There are so many stories that I could tell you about Dingle. I could tell about the first dinner that I cooked for over 22 people at the tender age of 22. 22 mainly random people, randomly decided, in a youth hostel in Dingle. My friend Emma and I made Mexican food using what we could get. We didn’t do too bad a job. More importantly, we had a great time. It was a significant moment and one that was instrumental in getting me here.
I could tell you about the time that same summer when we went to beautiful Slea Head nearby, and a local fisherman whose boat had just come back in, offered me a huge crab and a pike. I quickly readied myself and we carried the enormous fish & crab in a blue plastic bag and tried unsuccessfully to hitch a lift the 10 miles or so back.
One family from Northern Ireland stopped their car to enquire as to what was in the bag, and wished us luck. When they passed us on their way back later, they rolled down the window and roared “WHERE IS THE FASH?!” and delivered us back to our abode.
I could also tell you about the time, when diagnosed with anaemia and told to drink Guinness by my local GP, I ordered a Guinness shandy made with Guinness and Irish red lemonade in a Dingle pub and they almost threw me out. “It is bad enough that you ordered that in English and not Irish, I should throw you out for ordering it at all”. But I pleaded and they made me one. I remember thinking it was alright.
So many stories, let me start with something more recent, Dingle Food Festival last weekend.
I have an enormous affection for Dingle, a gorgeous seaside town on the west coast of Ireland, famously with over 52 pubs, one for each week of the year. So much so, when asked to write piece for National Geographic’s Food Journey’s of a Lifetime, I wrote a piece on Dingle pubs some years ago.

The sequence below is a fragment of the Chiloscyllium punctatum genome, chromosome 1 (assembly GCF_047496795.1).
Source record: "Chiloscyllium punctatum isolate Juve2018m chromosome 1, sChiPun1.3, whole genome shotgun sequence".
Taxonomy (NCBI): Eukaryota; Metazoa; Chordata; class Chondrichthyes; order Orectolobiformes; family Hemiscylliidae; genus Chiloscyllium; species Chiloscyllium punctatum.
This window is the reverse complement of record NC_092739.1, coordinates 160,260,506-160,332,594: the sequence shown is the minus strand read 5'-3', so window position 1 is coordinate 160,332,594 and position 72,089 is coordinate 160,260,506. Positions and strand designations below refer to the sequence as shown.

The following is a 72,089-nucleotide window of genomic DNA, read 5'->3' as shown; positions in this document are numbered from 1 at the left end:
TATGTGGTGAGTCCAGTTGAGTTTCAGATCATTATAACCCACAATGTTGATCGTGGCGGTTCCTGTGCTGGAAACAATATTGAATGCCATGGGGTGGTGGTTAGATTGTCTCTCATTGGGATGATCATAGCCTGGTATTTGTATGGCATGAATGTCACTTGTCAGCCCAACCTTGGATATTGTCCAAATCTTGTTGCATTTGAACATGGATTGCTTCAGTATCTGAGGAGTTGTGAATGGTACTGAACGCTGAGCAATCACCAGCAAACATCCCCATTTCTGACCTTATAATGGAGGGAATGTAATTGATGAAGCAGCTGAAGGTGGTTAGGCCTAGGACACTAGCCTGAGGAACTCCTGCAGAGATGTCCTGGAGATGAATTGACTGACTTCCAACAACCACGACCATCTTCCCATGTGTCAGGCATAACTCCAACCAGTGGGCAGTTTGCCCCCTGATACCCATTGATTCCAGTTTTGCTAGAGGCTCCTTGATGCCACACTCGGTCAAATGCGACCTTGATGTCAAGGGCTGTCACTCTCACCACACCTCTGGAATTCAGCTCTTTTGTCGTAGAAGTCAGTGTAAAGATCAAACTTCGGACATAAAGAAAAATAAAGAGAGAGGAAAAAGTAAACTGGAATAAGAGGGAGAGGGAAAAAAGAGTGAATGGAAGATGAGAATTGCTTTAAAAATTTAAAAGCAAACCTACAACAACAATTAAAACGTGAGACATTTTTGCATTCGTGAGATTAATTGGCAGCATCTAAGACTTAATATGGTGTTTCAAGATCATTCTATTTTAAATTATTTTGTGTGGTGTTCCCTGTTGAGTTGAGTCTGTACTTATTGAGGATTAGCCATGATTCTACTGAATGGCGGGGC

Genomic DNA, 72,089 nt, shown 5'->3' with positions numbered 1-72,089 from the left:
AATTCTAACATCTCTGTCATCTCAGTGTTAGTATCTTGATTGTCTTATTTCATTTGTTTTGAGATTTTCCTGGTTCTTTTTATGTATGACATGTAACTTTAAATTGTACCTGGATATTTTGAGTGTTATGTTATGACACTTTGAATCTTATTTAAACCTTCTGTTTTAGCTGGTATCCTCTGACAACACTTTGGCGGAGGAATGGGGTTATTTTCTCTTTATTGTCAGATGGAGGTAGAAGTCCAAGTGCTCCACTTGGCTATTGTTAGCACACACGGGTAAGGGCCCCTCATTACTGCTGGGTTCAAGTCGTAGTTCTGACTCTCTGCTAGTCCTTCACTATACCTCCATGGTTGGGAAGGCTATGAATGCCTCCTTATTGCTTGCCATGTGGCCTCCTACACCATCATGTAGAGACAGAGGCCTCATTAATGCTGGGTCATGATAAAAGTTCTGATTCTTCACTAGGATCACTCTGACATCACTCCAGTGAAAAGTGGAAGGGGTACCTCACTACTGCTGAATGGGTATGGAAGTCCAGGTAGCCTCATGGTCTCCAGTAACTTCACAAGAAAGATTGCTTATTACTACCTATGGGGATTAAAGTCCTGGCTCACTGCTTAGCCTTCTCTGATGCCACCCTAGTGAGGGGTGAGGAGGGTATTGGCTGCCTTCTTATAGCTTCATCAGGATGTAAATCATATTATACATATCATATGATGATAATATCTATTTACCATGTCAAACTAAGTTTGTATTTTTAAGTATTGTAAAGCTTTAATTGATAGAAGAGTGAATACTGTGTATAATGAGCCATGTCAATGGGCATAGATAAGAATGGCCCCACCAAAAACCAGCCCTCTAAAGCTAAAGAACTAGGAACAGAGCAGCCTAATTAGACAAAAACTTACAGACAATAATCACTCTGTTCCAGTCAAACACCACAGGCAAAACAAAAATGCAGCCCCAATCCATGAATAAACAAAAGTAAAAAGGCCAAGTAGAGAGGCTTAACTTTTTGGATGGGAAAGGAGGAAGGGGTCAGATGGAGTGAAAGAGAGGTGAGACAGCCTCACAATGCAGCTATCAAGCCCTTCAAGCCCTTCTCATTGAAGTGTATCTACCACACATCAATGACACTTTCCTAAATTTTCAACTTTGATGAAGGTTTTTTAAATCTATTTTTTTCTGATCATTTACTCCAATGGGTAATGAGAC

To their food festival then, now in its sixth year. A food trail meanders the narrow streets of Dingle and harbour offering tastes starting at €2 a pop. Free cooking demos all day Saturday and Sunday (Scandilicious and I did one) and very reasonable workshops too (I did a bacon workshop to initiate the west coast masses to the joy of bacon fudge and jam).
Lots of live traditional Irish music in pubs throughout the day that you can enjoy between tastes, and lively locals, give Dingle Food Festival the edge.
We stayed in a very sociable and spacious rented house over looking the town, harbour and hills. Two dining areas and a big island kitchen meant that we could cook dinner as well as eat out – my ideal balance, I love having people around. Crab and bacon carbonara was one feature at home, using local crab and McCarthy’s smoked streaky bacon, sliced very finely to provide a bass supporting note. I will publish the recipe soon, once I have tested it thoroughly with less wine in my system ;)
Our best meal was a great seafood dinner at Global Village, a name that somewhat disguises the great cooking inside. I was told it doesn’t matter, they are always busy. So, fair enough.
Pubs, we visited many, and lots of my old favourites too. A cosy afternoon hour in the snug in Curran’s, a swift pint at the bar at Foxy John’s, some traditional Irish music at tea time in The Courthouse and we finished the night with some more music at Flaherty’s. Who had been horrified at my Guinness shandy request many years later.
I will be back. I heart Dingle.
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